Legal Aid Praised by ABA President For Its Work With Human Trafficking Victims

In a letter to The New York Times, Laurel Bellows, President of the American Bar Association, praised the work of The Legal Aid Society -- both its legal and social services -- in helping victims of human trafficking. Along with the Cook County State's Attorney's Office in Illinois, the ABA President cited the Society's work as one of two "bright spots" in the United States that are addressing this national problem.

The Society is helping human trafficking victims by providing comprehensive client services in all five boroughs of New York City through all three of the Society's Practice areas -- Criminal, Civil, and Juvenile Rights. The Society's Criminal Practice operates a Trafficking Victims Legal Defense and Advocacy Project in the Manhattan Criminal Office to provide legal assistance to victims of human trafficking, including groundbreaking litigation to help young women get a new start by vacating their criminal records for prostitution. Kate Mogulescu, a Staff Attorney in the Society's Criminal Defense office in Manhattan, is leading this effort and she has lectured throughout the country and at ABA meetings about the work of Criminal Practice staff and on how States can develop and implement laws to permit trafficking survivors to vacate such convictions.

The Society's Juvenile Rights Practice has a long-standing record of assisting young victims of human trafficking. For example, Cait Mullen, a Staff Attorney in the Society's Juvenile Rights office in Brooklyn, has championed the cause of young trafficking victims for many years and has been credited with being a major force in the enactment of New York's Safe Harbor legislation to provide help for these victims.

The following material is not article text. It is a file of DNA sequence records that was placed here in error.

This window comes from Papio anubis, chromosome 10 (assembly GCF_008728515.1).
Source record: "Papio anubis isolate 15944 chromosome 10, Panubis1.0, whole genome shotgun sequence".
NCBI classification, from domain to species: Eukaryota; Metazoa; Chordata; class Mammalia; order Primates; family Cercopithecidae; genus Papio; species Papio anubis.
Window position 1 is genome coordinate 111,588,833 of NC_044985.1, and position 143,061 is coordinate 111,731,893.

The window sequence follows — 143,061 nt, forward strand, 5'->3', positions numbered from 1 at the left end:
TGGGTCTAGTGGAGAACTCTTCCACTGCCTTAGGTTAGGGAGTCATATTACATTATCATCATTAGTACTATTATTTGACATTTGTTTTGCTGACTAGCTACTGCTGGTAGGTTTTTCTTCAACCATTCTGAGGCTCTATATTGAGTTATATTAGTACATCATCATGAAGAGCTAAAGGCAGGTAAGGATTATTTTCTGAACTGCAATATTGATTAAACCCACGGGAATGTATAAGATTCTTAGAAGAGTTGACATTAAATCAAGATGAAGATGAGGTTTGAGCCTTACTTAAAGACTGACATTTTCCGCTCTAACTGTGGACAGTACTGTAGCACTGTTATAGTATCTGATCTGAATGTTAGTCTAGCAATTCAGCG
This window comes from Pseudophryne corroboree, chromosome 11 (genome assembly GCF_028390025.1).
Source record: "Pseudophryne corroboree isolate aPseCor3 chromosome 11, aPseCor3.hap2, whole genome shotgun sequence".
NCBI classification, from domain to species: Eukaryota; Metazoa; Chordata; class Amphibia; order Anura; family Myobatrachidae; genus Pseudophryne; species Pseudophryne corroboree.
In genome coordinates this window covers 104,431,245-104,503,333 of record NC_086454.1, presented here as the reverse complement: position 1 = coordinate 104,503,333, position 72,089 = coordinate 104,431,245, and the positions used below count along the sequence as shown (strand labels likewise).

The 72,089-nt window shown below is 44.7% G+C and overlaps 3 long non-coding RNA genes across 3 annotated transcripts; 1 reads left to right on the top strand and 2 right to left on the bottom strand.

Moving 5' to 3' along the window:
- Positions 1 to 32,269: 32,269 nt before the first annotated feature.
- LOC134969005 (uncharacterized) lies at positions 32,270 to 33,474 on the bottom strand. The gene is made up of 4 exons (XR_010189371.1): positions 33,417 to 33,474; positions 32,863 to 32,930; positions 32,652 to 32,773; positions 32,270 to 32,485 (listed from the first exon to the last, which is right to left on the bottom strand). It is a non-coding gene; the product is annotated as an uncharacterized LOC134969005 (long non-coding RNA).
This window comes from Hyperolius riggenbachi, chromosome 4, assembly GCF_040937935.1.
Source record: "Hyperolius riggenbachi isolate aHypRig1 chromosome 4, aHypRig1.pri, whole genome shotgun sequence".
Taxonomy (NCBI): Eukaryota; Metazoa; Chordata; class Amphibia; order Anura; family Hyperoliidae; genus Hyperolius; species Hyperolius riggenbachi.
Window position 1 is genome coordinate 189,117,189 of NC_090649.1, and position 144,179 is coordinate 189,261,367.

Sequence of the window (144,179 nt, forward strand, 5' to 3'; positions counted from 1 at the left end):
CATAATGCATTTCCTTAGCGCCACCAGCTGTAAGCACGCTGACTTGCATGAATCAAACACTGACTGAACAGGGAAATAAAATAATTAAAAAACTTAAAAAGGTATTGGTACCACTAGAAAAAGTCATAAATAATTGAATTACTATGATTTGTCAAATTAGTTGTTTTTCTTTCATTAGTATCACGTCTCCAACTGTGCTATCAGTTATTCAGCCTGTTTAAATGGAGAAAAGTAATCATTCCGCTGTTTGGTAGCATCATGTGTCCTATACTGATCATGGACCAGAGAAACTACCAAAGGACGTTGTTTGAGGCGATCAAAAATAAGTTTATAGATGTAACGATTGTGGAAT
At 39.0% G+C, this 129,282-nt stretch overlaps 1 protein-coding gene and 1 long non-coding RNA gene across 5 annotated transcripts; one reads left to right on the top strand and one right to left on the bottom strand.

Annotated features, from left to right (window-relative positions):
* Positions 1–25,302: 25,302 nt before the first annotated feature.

As part of its extensive client services in each of the five boroughs, the Society's Civil Practice has successfully represented human trafficking victims in federal and State court litigation, primarily through its citywide Immigration Law Unit, its citywide Employment Law Unit, and its citywide Family Law and Domestic Violence Practice.

The New York Times
October 10, 2012
Victims of Human Trafficking

To the Editor:

“To Combat ‘Modern Slavery’ ” (editorial, Oct. 2) rightly stresses the need for government policies that rigorously break the demand for forced labor and help human trafficking victims. The legal community also has a key role to play, by changing the way it looks at victims, some as young as 10.

The American Bar Association is working to ensure that law enforcement officials are trained to better identify victims so they can help instead of punish.

Two bright spots in this effort are the Illinois Cook County State’s Attorney’s Office and the New York Legal Aid Society, where legal and social service entities team up in their efforts. Human traffickers prey on the vulnerabilities of their victims and count on police officers, prosecutors, judges and public defenders’ lack of experience in identifying and confronting modern-day slavery. It is time to turn the tables on the perpetrators and show the victims that they deserve justice, and a second chance.

President, American Bar Association